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Compare & Contrast 'Tis Pity She's a Whore by John Ford

This Study Guide consists of approximately 73 pages of chapter summaries, quotes, character analysis, themes, and more - everything you need to sharpen your knowledge of 'Tis Pity She's a Whore.
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1633: The wealthy have more access to official outlets of justice like the law courts than the poor. Wealth is no guarantee of power, though, and court politics play a significant role in who receives punishment for which crime. For the poor, riots offer the most popular means of protesting issues like rising food prices or rent. Since Britain will not have a police force until the mid-nineteenth century, vigilantism and revenge are popular avenues to justice.

Today: Revenge still remains a prominent theme in popular books and films, particularly those featuring a vigilante hero or heroine. Generally, however, most people tend to believe in institutional justice, expecting that the courts will decide on issues of crime and punishment. This in part accounts for the popularity of films and television shows about police departments or lawyers.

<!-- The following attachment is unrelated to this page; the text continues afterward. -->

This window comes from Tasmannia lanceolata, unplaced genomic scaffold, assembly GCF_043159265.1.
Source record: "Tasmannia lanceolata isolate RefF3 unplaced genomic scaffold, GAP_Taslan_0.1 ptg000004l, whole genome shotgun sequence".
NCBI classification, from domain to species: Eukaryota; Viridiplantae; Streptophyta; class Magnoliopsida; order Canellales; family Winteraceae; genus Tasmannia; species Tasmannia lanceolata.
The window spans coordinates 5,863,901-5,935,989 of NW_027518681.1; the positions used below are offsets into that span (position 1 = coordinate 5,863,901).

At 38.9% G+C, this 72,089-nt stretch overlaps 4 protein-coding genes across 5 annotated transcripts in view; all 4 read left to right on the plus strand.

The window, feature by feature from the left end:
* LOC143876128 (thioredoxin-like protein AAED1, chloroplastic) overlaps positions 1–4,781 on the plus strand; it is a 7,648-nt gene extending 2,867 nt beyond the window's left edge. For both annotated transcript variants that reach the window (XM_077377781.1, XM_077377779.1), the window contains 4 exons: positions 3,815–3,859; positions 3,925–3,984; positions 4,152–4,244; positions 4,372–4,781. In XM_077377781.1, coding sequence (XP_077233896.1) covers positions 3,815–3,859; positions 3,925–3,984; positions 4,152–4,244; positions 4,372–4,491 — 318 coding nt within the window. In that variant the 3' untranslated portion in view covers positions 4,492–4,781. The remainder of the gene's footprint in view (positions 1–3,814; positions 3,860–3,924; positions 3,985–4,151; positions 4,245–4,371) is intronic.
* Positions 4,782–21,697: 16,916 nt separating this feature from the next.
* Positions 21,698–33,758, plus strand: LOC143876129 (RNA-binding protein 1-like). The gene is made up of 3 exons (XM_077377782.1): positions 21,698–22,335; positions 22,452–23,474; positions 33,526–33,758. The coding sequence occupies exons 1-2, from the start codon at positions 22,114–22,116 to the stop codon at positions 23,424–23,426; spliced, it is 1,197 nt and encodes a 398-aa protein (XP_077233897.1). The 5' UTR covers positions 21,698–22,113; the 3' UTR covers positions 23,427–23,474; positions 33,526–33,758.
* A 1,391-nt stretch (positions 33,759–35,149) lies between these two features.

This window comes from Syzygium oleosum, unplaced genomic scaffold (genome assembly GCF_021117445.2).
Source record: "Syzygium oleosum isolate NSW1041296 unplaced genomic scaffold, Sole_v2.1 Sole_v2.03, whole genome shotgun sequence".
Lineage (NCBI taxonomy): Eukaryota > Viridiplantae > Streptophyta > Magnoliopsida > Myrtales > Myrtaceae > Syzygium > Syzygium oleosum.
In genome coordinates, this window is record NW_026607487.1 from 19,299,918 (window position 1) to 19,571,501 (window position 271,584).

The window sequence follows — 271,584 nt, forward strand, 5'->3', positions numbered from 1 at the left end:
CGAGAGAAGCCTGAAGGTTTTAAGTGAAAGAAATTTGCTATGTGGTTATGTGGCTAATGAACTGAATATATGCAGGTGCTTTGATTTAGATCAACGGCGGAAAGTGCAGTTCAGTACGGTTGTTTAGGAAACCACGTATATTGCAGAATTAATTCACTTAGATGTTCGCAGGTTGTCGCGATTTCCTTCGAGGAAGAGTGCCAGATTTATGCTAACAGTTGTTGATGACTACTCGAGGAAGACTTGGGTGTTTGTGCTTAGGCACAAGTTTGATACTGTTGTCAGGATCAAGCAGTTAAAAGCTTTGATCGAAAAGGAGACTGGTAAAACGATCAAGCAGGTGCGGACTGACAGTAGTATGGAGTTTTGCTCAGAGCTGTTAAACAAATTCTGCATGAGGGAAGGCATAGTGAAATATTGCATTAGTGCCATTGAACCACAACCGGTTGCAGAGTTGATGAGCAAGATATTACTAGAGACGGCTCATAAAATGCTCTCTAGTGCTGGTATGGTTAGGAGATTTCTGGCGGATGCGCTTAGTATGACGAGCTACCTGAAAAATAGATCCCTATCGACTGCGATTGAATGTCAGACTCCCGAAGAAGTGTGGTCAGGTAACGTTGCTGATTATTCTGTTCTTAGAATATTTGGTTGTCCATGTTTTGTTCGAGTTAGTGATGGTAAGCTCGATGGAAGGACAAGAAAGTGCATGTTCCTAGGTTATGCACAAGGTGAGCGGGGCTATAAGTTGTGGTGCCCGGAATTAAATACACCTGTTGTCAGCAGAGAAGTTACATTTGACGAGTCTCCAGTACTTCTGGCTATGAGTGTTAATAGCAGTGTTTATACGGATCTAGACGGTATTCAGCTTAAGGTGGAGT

1633: The church did not officially define and condemn incest until the thirteenth...

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This section contains 276 words
(approx. 1 page at 300 words per page)
Purchase our 'Tis Pity She's a Whore Study Guide
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'Tis Pity She's a Whore from BookRags and Gale's For Students Series. ©2005-2006 Thomson Gale, a part of the Thomson Corporation. All rights reserved.
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